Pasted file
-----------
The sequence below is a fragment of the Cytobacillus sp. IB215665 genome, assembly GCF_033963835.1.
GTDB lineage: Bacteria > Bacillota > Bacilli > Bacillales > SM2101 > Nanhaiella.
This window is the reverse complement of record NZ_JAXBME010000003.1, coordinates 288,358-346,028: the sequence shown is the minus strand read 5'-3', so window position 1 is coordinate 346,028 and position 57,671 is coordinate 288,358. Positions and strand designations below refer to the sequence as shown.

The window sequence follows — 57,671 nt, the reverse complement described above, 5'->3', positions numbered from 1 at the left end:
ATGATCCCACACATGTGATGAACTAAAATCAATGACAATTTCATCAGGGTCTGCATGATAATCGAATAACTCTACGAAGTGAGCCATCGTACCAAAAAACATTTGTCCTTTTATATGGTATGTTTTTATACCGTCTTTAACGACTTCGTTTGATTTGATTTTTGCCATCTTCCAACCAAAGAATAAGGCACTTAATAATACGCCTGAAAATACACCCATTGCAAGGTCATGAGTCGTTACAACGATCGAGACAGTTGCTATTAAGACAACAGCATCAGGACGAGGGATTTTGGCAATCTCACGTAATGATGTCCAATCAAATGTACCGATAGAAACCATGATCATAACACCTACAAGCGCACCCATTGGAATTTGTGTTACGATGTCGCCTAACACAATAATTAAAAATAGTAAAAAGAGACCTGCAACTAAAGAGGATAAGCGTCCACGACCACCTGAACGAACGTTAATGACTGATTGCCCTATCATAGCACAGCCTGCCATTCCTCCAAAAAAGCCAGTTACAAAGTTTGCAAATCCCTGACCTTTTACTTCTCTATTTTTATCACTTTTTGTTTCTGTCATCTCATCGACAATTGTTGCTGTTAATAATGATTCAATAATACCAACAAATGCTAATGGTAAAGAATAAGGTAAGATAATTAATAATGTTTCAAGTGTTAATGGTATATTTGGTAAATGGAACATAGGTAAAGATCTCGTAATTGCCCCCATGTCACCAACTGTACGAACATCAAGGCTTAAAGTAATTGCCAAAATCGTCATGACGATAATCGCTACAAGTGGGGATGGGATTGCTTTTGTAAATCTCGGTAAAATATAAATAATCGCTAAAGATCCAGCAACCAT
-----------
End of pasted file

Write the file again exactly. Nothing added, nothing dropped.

The sequence below is a fragment of the Cytobacillus sp. IB215665 genome, assembly GCF_033963835.1.
GTDB lineage: Bacteria > Bacillota > Bacilli > Bacillales > SM2101 > Nanhaiella.
This window is the reverse complement of record NZ_JAXBME010000003.1, coordinates 288,358-346,028: the sequence shown is the minus strand read 5'-3', so window position 1 is coordinate 346,028 and position 57,671 is coordinate 288,358. Positions and strand designations below refer to the sequence as shown.

The window sequence follows — 57,671 nt, the reverse complement described above, 5'->3', positions numbered from 1 at the left end:
ATGATCCCACACATGTGATGAACTAAAATCAATGACAATTTCATCAGGGTCTGCATGATAATCGAATAACTCTACGAAGTGAGCCATCGTACCAAAAAACATTTGTCCTTTTATATGGTATGTTTTTATACCGTCTTTAACGACTTCGTTTGATTTGATTTTTGCCATCTTCCAACCAAAGAATAAGGCACTTAATAATACGCCTGAAAATACACCCATTGCAAGGTCATGAGTCGTTACAACGATCGAGACAGTTGCTATTAAGACAACAGCATCAGGACGAGGGATTTTGGCAATCTCACGTAATGATGTCCAATCAAATGTACCGATAGAAACCATGATCATAACACCTACAAGCGCACCCATTGGAATTTGTGTTACGATGTCGCCTAACACAATAATTAAAAATAGTAAAAAGAGACCTGCAACTAAAGAGGATAAGCGTCCACGACCACCTGAACGAACGTTAATGACTGATTGCCCTATCATAGCACAGCCTGCCATTCCTCCAAAAAAGCCAGTTACAAAGTTTGCAAATCCCTGACCTTTTACTTCTCTATTTTTATCACTTTTTGTTTCTGTCATCTCATCGACAATTGTTGCTGTTAATAATGATTCAATAATACCAACAAATGCTAATGGTAAAGAATAAGGTAAGATAATTAATAATGTTTCAAGTGTTAATGGTATATTTGGTAAATGGAACATAGGTAAAGATCTCGTAATTGCCCCCATGTCACCAACTGTACGAACATCAAGGCTTAAAGTAATTGCCAAAATCGTCATGACGATAATCGCTACAAGTGGGGATGGGATTGCTTTTGTAAATCTCGGTAAAATATAAATAATCGCTAAAGATCCAGCAACCAT